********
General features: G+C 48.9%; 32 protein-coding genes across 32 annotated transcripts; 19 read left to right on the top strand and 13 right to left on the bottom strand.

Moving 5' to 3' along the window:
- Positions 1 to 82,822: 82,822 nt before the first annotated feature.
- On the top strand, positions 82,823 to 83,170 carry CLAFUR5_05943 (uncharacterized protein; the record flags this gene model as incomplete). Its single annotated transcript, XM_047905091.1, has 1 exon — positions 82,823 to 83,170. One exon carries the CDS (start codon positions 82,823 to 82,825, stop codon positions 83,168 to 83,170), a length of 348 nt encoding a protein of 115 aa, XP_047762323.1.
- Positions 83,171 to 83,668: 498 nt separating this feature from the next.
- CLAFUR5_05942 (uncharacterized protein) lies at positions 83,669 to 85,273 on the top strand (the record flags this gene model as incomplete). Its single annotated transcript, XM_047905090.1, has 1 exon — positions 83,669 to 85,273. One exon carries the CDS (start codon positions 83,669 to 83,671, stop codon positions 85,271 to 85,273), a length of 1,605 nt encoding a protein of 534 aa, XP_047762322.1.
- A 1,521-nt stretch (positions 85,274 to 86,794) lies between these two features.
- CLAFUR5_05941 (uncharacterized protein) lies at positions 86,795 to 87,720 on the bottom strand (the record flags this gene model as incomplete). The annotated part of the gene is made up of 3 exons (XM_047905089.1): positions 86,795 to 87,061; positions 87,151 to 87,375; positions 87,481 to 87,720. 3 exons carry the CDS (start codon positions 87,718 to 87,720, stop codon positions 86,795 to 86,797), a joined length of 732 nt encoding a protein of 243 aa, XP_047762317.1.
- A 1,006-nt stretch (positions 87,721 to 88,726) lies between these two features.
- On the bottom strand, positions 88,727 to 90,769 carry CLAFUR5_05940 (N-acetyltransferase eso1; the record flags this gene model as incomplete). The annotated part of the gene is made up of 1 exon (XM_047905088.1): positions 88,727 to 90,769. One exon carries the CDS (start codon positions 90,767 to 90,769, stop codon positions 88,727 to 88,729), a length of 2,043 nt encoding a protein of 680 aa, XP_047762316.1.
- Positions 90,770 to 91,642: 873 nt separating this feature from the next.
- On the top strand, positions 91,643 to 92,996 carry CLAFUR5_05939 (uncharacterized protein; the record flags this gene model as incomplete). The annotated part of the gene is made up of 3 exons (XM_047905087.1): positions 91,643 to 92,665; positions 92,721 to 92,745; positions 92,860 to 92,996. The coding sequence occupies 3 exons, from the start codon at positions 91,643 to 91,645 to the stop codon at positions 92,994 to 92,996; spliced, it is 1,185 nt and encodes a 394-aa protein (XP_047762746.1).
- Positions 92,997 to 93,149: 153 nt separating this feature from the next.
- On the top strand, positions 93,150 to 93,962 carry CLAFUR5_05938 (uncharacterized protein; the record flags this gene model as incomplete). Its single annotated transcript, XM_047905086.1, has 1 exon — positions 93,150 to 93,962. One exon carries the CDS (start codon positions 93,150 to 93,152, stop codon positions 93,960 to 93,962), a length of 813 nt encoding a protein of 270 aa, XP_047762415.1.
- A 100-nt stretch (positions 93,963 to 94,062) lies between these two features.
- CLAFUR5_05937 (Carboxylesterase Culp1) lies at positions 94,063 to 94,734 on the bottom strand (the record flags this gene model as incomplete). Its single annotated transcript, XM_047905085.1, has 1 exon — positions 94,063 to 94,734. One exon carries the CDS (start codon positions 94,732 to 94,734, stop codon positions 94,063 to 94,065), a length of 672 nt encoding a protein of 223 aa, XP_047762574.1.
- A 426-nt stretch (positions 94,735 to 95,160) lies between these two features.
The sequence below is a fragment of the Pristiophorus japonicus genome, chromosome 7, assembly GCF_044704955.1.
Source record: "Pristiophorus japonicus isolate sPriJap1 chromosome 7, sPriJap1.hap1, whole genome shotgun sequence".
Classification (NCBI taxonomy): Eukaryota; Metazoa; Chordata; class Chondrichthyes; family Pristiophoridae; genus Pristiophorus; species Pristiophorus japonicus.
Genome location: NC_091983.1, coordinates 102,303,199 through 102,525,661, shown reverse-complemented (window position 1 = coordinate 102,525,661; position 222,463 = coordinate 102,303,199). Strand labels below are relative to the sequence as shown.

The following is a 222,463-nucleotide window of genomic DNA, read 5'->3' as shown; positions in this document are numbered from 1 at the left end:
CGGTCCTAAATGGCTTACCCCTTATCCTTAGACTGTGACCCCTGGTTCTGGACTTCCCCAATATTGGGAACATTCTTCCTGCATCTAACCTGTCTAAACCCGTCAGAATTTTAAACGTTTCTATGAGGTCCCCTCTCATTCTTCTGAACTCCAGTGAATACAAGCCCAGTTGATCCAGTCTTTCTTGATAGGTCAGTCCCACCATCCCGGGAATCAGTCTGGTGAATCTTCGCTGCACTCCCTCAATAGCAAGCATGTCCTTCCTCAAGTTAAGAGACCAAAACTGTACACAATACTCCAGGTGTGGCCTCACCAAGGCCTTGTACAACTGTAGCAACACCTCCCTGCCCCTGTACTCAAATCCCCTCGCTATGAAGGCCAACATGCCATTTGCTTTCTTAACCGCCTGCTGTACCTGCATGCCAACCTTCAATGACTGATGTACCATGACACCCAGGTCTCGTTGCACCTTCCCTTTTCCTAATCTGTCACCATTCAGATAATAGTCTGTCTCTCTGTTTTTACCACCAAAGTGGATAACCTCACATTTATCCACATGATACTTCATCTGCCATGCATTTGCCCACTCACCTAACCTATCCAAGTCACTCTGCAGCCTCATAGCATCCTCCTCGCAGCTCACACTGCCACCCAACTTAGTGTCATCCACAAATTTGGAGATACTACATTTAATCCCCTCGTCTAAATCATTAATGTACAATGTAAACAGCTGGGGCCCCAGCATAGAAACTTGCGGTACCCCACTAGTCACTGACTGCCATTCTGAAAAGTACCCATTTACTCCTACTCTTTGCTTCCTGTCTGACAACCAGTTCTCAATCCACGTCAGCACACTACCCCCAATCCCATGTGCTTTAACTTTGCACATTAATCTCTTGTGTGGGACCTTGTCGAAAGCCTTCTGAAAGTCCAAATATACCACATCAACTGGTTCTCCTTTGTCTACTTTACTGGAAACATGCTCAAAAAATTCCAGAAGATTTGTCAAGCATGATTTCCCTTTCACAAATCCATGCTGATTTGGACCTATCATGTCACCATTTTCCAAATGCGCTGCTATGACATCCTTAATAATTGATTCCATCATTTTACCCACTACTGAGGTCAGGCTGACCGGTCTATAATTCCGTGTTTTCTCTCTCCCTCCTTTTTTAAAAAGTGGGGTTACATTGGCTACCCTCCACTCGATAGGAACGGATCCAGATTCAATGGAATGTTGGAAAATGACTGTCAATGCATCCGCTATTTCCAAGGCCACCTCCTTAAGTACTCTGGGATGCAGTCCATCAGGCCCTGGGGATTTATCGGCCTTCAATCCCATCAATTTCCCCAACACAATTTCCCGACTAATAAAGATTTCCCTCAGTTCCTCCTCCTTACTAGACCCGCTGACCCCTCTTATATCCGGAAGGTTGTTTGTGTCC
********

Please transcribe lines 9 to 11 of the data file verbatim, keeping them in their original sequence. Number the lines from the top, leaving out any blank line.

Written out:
- A 1,006-nt stretch (positions 87,721 to 88,726) lies between these two features.
- On the bottom strand, positions 88,727 to 90,769 carry CLAFUR5_05940 (N-acetyltransferase eso1; the record flags this gene model as incomplete). The annotated part of the gene is made up of 1 exon (XM_047905088.1): positions 88,727 to 90,769. One exon carries the CDS (start codon positions 90,767 to 90,769, stop codon positions 88,727 to 88,729), a length of 2,043 nt encoding a protein of 680 aa, XP_047762316.1.
- Positions 90,770 to 91,642: 873 nt separating this feature from the next.